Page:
By Alan Prendergast
By Michael Roberts
By Michael Roberts
By Amber Taufen
By Patricia Calhoun
By William Breathes
By Michael Roberts
By Melanie Asmar
Hale's new secretarial duties included typing Ginsberg's handwritten poetry drafts, retyping endless revisions and keeping track of what the poet read at which appearances. An unofficial task seemed to be keeping track of Ginsberg's friends.
Orlovsky was always a handful. There was always some new crisis, like the evening he came flying into Ginsberg's apartment in a panic, sure he had AIDS. "I've been shooting up cocaine with guys on the streets," he explained.
Ginsberg was generous with his friends and helped support both Huncke and Corso, giving them regular checks to help them get by. But this process was not simple. The two men had known each other for more than thirty years -- and fought with each other almost that long. As part of his duties, Hale was to make sure they didn't arrive at the office at the same time. Despite his best efforts, however, they sometimes collided.
It took some time for Hale to realize that the two men were actually friends. Corso would sit in one chair and Huncke in another, leaning back a few feet and saying in his raspy voice, "Maybe somebody should ask Gregory how he's doing." Corso would respond that someone should inform Herbert that he was doing just fine -- not that it was any of his business.
Corso remained as cantankerous as ever, and hypersensitive to whatever Ginsberg might say that could be interpreted as condescending or critical. But the old men clearly had a deep love and a great respect for one another. Ginsberg truly thought Corso was a superior poet, and Hale had come to appreciate the power of his verse as well.
Huncke was another matter. He'd turned out one last book in 1990, an autobiography titled, appropriately enough, Guilty of Everything. But it didn't make him much money -- not that it would have made a difference if it had. Even in his late eighties, Huncke was spending his monthly $500 Social Security check on drugs, which left him constantly short of money for his rent. In 1993 he moved into the Chelsea Hotel, and the manager was always calling the Ginsberg office, screaming that he was going to "throw Herbert out on the streets" if the rent wasn't paid.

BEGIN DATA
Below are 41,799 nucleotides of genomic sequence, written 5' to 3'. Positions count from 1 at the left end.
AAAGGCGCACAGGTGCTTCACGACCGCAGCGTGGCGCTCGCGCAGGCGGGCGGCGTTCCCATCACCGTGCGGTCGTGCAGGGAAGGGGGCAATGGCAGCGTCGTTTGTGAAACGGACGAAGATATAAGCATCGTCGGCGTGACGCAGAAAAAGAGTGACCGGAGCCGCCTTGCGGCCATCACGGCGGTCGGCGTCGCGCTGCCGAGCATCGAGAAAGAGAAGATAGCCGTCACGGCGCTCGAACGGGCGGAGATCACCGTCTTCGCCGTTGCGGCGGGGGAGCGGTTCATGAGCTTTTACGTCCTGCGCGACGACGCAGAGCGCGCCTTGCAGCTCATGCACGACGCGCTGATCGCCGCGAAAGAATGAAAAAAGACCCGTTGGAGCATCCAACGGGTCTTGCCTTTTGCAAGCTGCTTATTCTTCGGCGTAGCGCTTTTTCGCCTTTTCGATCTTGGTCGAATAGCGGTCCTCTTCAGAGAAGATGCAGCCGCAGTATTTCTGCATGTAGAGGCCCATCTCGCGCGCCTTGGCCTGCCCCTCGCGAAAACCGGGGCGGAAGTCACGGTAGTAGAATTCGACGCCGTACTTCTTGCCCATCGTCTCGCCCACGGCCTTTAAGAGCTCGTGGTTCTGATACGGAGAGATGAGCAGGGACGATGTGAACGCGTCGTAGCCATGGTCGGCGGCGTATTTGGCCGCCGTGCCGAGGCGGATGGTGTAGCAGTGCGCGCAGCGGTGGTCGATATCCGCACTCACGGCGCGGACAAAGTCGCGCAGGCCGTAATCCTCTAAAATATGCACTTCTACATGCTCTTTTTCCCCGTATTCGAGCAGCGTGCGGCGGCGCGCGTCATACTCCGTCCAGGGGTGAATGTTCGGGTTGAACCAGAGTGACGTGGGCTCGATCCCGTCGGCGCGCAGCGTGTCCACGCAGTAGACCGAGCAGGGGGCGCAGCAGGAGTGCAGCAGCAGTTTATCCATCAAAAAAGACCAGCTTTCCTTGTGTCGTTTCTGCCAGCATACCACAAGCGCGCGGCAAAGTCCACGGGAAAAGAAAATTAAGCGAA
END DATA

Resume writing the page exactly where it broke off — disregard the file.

Although Hale privately believed the hotel manager enjoyed the notoriety of having such famous characters living in his place, Huncke's friends -- and others who'd never actually met him, like Jerry Garcia of the Grateful Dead -- would scramble to come up with money to save him.
Ginsberg knew that his old friend would use any money he got for drugs. While he didn't condemn any of his friends for their addictions, neither would he support their habits. So he tried to make a deal with Huncke: If the addict would put his next Social Security check toward the rent, Ginsberg would pay the rest right to the hotel. Huncke agreed. But when the time came to pay the rent, Ginsberg learned that Huncke -- who'd once told an interviewer that he saw even his Beat friends as "marks" to be hustled -- had spent the money on heroin. He told Rosenthal not to send the check to the Chelsea.
Of course, Huncke called and wanted the check brought to him; Rosenthal told him it wouldn't be coming. But from that day forward, whenever Huncke saw Hale, he'd look puzzled and say, "What I don't get is why you never brought that check over."
Although Hale had kicked heroin himself, he wasn't through with drinking and other drugs. Cocaine was easy to come by on the Lower East Side, where struggling corner-store owners tried to make ends meet by selling drugs. But alcohol was a bigger problem for Hale. He'd go out night after night drinking and then come hung over to the office the next day. Finally, Ginsberg got tired of it and laid down the law: If Hale wanted to work for him, he had to sober up.
He did. It was time, and besides, Ginsberg needed him.
The poet was growing more nostalgic about the old days. In their strolls around the Village, he'd pause outside a bar and quietly note, "Kerouac used to drink here," or "This is where I met Corso."
Sometimes it felt to Hale as though he was being prepared for something important, although he didn't know what that might be. He was being fed details, nourished by pieces of history.
Occasionally Hale would hear from Ide, who'd call or write beautifully poetic letters that detailed his battle with drugs.
8/17/92... Dear Peter H/Allen...2 plus months off methadone now, no longer sick but insomnia lingers so up most days before the sun w/coffee & scribbler...feel better now than I have in years, clearer, but difficult to face how much junk truly thieves and leaves a hollow shell of a poet...void takes time and patience to refill...I had to make this decision to do this, it's so slow rediscovering who I am clean & oft-times gut-wrenching...Any correspondence would be cool...avoiding even the poetry scene where well-wishers are too quick to buy me drinks/turn me onto dope...Much love, Chris Ide.